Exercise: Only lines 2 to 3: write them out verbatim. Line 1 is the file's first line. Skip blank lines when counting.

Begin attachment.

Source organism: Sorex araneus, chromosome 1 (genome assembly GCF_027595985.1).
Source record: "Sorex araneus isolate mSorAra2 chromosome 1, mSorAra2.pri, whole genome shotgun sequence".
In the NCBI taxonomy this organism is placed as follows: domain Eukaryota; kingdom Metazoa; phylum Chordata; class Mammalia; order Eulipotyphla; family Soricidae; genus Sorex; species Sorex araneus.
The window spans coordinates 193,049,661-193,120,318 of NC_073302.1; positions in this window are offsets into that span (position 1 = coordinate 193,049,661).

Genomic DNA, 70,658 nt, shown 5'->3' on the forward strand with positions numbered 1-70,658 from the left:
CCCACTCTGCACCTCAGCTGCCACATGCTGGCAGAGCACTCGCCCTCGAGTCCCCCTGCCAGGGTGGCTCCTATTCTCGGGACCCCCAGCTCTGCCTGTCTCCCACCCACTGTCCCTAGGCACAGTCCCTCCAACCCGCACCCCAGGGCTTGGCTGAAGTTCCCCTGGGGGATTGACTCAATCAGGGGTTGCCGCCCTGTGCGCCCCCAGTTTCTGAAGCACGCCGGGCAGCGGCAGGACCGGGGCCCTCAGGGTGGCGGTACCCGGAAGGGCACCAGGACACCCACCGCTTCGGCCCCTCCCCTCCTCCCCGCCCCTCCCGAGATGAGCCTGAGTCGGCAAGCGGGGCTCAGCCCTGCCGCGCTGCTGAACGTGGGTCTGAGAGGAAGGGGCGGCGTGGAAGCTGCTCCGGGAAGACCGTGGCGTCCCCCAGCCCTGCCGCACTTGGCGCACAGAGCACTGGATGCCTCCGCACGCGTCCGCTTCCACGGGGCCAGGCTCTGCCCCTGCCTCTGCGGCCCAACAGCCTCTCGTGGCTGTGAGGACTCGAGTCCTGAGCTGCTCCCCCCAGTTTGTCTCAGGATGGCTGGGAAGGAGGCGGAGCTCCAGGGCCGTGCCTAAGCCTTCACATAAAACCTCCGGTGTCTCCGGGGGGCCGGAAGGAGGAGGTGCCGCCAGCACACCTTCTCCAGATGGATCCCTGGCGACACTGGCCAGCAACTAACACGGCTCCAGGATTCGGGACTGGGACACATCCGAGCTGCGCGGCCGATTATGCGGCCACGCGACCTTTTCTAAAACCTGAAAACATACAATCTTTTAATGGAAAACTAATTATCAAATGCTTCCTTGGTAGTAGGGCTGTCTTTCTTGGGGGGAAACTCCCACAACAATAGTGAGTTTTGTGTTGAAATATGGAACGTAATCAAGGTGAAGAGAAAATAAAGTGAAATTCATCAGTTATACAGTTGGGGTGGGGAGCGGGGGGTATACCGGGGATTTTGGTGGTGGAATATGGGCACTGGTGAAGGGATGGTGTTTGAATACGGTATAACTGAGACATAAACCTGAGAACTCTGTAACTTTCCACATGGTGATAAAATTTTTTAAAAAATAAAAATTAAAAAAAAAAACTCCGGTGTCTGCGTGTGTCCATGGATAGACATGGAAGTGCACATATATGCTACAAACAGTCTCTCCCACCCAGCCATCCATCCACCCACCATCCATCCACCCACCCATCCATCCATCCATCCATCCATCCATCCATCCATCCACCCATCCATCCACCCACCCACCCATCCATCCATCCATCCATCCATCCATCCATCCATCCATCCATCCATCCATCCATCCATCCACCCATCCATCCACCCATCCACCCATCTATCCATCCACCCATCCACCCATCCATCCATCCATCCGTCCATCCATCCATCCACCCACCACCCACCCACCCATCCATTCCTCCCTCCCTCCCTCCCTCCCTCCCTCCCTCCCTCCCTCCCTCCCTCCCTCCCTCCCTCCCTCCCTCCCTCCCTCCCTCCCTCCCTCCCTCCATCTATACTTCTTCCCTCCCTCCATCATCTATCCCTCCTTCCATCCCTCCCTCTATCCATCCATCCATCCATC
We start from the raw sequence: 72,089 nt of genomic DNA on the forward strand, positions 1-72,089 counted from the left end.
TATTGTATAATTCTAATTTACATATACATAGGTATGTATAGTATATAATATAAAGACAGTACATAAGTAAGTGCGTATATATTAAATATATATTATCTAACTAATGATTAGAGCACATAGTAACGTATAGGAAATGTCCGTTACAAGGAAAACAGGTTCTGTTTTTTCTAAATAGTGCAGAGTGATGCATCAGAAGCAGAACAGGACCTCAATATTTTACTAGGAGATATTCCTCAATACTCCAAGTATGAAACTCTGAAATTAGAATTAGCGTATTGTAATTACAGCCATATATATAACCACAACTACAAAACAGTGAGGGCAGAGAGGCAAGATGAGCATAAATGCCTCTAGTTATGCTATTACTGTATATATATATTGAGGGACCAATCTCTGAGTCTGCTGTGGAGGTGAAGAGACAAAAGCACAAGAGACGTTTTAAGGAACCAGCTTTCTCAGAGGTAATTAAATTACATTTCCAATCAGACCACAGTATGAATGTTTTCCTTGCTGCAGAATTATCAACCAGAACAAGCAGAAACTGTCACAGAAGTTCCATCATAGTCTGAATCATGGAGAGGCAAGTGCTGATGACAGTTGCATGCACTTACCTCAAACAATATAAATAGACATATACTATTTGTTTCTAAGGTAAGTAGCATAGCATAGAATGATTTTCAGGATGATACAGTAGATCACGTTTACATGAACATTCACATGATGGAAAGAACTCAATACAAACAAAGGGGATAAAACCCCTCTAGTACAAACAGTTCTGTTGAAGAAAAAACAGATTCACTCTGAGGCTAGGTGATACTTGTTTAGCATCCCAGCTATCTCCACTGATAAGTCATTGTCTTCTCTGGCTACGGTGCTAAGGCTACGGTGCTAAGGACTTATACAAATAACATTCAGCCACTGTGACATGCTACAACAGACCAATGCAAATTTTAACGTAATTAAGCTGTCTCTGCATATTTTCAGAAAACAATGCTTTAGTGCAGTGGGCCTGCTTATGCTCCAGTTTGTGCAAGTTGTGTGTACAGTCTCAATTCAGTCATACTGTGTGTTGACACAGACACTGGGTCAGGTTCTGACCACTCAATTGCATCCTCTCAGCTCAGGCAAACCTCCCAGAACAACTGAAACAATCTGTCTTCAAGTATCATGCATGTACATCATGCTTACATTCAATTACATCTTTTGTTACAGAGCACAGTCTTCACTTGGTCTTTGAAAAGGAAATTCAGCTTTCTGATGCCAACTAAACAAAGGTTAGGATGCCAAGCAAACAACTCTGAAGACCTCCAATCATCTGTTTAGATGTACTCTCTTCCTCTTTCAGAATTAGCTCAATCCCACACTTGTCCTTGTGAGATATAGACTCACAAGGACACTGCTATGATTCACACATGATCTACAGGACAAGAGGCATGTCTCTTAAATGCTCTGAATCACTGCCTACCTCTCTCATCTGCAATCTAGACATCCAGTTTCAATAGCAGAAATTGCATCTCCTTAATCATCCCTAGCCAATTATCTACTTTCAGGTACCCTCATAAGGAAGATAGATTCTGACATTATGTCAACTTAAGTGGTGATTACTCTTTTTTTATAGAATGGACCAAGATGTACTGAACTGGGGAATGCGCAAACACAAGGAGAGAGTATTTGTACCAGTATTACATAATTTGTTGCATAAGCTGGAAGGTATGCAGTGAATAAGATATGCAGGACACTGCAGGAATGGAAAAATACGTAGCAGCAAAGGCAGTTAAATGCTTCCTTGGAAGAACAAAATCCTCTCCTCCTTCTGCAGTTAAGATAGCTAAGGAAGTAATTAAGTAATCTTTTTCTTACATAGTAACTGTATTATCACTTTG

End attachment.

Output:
Source record: "Sorex araneus isolate mSorAra2 chromosome 1, mSorAra2.pri, whole genome shotgun sequence".
In the NCBI taxonomy this organism is placed as follows: domain Eukaryota; kingdom Metazoa; phylum Chordata; class Mammalia; order Eulipotyphla; family Soricidae; genus Sorex; species Sorex araneus.